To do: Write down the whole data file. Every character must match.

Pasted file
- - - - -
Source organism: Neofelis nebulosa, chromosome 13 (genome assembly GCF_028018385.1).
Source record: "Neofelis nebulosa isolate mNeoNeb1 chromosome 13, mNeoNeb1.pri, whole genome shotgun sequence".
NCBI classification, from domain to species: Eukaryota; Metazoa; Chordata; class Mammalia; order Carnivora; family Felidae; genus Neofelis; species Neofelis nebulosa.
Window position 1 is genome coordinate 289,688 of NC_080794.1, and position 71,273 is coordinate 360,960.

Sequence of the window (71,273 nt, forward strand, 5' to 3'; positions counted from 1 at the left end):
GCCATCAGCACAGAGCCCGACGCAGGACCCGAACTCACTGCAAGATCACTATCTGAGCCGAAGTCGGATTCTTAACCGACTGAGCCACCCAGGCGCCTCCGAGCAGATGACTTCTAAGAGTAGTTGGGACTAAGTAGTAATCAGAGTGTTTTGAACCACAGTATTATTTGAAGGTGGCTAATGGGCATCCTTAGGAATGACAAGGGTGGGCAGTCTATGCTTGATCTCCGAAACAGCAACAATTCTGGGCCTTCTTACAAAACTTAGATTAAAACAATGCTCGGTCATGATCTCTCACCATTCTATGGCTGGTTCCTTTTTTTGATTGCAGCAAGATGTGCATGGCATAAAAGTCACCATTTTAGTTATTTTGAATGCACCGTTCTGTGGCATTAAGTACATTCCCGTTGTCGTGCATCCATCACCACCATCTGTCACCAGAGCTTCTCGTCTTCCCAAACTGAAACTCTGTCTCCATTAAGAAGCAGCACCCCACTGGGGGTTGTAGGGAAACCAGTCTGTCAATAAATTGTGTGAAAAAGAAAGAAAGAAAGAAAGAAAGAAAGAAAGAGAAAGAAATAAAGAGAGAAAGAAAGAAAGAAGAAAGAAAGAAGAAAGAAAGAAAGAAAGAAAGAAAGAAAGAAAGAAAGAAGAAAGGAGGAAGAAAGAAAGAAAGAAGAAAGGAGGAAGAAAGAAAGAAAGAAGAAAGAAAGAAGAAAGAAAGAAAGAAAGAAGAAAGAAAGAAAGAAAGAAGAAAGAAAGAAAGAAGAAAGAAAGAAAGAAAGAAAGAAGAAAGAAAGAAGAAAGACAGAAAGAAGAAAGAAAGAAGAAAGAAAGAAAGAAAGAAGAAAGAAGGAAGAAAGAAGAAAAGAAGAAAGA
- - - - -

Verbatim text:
Source organism: Neofelis nebulosa, chromosome 13 (genome assembly GCF_028018385.1).
Source record: "Neofelis nebulosa isolate mNeoNeb1 chromosome 13, mNeoNeb1.pri, whole genome shotgun sequence".
NCBI classification, from domain to species: Eukaryota; Metazoa; Chordata; class Mammalia; order Carnivora; family Felidae; genus Neofelis; species Neofelis nebulosa.
Window position 1 is genome coordinate 289,688 of NC_080794.1, and position 71,273 is coordinate 360,960.

Sequence of the window (71,273 nt, forward strand, 5' to 3'; positions counted from 1 at the left end):
GCCATCAGCACAGAGCCCGACGCAGGACCCGAACTCACTGCAAGATCACTATCTGAGCCGAAGTCGGATTCTTAACCGACTGAGCCACCCAGGCGCCTCCGAGCAGATGACTTCTAAGAGTAGTTGGGACTAAGTAGTAATCAGAGTGTTTTGAACCACAGTATTATTTGAAGGTGGCTAATGGGCATCCTTAGGAATGACAAGGGTGGGCAGTCTATGCTTGATCTCCGAAACAGCAACAATTCTGGGCCTTCTTACAAAACTTAGATTAAAACAATGCTCGGTCATGATCTCTCACCATTCTATGGCTGGTTCCTTTTTTTGATTGCAGCAAGATGTGCATGGCATAAAAGTCACCATTTTAGTTATTTTGAATGCACCGTTCTGTGGCATTAAGTACATTCCCGTTGTCGTGCATCCATCACCACCATCTGTCACCAGAGCTTCTCGTCTTCCCAAACTGAAACTCTGTCTCCATTAAGAAGCAGCACCCCACTGGGGGTTGTAGGGAAACCAGTCTGTCAATAAATTGTGTGAAAAAGAAAGAAAGAAAGAAAGAAAGAAAGAAAGAGAAAGAAATAAAGAGAGAAAGAAAGAAAGAAGAAAGAAAGAAGAAAGAAAGAAAGAAAGAAAGAAAGAAAGAAAGAAAGAAGAAAGGAGGAAGAAAGAAAGAAAGAAGAAAGGAGGAAGAAAGAAAGAAAGAAGAAAGAAAGAAGAAAGAAAGAAAGAAAGAAGAAAGAAAGAAAGAAAGAAGAAAGAAAGAAAGAAGAAAGAAAGAAAGAAAGAAAGAAGAAAGAAAGAAGAAAGACAGAAAGAAGAAAGAAAGAAGAAAGAAAGAAAGAAAGAAGAAAGAAGGAAGAAAGAAGAAAAGAAGAAAGA